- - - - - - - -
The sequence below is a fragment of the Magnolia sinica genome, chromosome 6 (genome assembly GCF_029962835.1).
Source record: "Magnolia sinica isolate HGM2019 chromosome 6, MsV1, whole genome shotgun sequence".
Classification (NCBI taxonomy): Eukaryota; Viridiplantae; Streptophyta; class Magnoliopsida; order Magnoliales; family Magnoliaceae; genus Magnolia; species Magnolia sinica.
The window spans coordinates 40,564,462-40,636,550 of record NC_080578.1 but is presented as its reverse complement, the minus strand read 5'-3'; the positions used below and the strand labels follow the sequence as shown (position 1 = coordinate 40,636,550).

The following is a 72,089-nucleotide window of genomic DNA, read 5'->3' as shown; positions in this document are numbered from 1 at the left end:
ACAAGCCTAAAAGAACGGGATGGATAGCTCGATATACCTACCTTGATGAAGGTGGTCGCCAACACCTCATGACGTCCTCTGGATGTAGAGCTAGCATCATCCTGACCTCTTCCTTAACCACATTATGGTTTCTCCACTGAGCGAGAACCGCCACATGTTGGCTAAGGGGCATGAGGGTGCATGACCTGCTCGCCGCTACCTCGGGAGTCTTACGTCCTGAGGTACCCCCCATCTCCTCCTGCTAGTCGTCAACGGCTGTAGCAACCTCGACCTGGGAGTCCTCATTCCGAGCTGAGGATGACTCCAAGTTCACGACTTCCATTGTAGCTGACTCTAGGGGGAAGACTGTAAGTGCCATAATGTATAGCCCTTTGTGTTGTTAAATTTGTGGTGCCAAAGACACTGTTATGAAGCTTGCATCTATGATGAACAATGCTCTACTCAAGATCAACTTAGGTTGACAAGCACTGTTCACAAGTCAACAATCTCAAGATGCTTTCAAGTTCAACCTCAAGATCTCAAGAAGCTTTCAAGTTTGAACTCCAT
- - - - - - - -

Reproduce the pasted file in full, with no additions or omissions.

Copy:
The sequence below is a fragment of the Magnolia sinica genome, chromosome 6 (genome assembly GCF_029962835.1).
Source record: "Magnolia sinica isolate HGM2019 chromosome 6, MsV1, whole genome shotgun sequence".
Classification (NCBI taxonomy): Eukaryota; Viridiplantae; Streptophyta; class Magnoliopsida; order Magnoliales; family Magnoliaceae; genus Magnolia; species Magnolia sinica.
The window spans coordinates 40,564,462-40,636,550 of record NC_080578.1 but is presented as its reverse complement, the minus strand read 5'-3'; the positions used below and the strand labels follow the sequence as shown (position 1 = coordinate 40,636,550).

The following is a 72,089-nucleotide window of genomic DNA, read 5'->3' as shown; positions in this document are numbered from 1 at the left end:
ACAAGCCTAAAAGAACGGGATGGATAGCTCGATATACCTACCTTGATGAAGGTGGTCGCCAACACCTCATGACGTCCTCTGGATGTAGAGCTAGCATCATCCTGACCTCTTCCTTAACCACATTATGGTTTCTCCACTGAGCGAGAACCGCCACATGTTGGCTAAGGGGCATGAGGGTGCATGACCTGCTCGCCGCTACCTCGGGAGTCTTACGTCCTGAGGTACCCCCCATCTCCTCCTGCTAGTCGTCAACGGCTGTAGCAACCTCGACCTGGGAGTCCTCATTCCGAGCTGAGGATGACTCCAAGTTCACGACTTCCATTGTAGCTGACTCTAGGGGGAAGACTGTAAGTGCCATAATGTATAGCCCTTTGTGTTGTTAAATTTGTGGTGCCAAAGACACTGTTATGAAGCTTGCATCTATGATGAACAATGCTCTACTCAAGATCAACTTAGGTTGACAAGCACTGTTCACAAGTCAACAATCTCAAGATGCTTTCAAGTTCAACCTCAAGATCTCAAGAAGCTTTCAAGTTTGAACTCCAT